Environmental Geochemistry and Health

, Volume 7, Issue 1, pp 28–35 | Cite as

Microbial relationships in surface-mine revegetation

  • Frederick M. Rothwell
  • Don Eagleston


The establishment and interrelationships of microorganisms with soil and plant processes during reclamation are greatly influenced by the composition of the planting medium and vegetation practices. While in some instances the parent material may be used as the vegetation medium, the practice of topsoiling, particularly the direct haul method, may be beneficial in introducing microorganisms and improving the quality of the plant growth medium of spoils that are chemically or physically less desirable than the native soils. The influence of different vegetation types on soil development on surface mines may be a reflection of physioiogical differences that affect microbial development in the rhizosphere. Such differences include levels of carbohydrate translocated to the root system and/or released into the surrounding soil; the plant's effectiveness as a mycorrhizal host; and the rate of degradation of plant residues. It has become apparent that microbial interactions are an important part of plant and soil processes in reclamation. While some of the microorganisms important in plant growth and soil development can be introduced readily by management practices, the majority usually are disseminated by natural means and only gradually become a part of the microbial population. More research is needed on developing new methods or refining current procedures for early introduction of these microorganisms in reclamation practices.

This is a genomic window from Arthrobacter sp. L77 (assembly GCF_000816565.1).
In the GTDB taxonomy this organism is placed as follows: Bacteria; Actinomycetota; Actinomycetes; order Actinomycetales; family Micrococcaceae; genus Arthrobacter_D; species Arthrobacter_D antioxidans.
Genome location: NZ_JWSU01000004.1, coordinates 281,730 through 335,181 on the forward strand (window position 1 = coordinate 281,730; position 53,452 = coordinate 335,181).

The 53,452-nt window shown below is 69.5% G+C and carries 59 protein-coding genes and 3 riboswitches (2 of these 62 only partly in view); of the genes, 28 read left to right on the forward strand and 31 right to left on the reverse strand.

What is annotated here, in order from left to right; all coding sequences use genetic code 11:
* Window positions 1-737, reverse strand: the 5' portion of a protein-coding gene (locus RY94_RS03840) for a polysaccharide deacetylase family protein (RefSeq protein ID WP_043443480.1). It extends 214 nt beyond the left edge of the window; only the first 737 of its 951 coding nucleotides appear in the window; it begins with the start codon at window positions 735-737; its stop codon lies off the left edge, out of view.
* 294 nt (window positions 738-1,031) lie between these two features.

Lignin Mycorrhizal Fungus Organic Amendment Azospirillum Soil Development 
These keywords were added by machine and not by the authors. This process is experimental and the keywords may be updated as the learning algorithm improves.


Unable to display preview. Download preview PDF.

Unable to display preview. Download preview PDF.


  1. 1.
    Limstrom, G.A., ‘Forestation of strip-mined land in the Central States’, Agric. Handb. 166, U S Department of Agriculture, 1960, 74 pages.Google Scholar
  2. 2.
    Schramm, J.E., ‘Plant colonization studies on black wastes from anthracite mining in Pennsylvania’, Am. Philos. Soc. Trans. N.S. 56 (Part 1), 1966, 1–94.CrossRefGoogle Scholar
  3. 3.
    Cundell, A.M., ‘The role of microorganisms in the Revegetation of strip-mined land in the western United States’, J. Range Manage. 30(4), July 1977, 299–305.CrossRefGoogle Scholar
  4. 4.
    Stroo, H.F., E.M. Jencks, ‘Enzyme activity and respiration in minesoils’, Soil Sci. Soc. Am. J. 46, 1982, 548–553.Google Scholar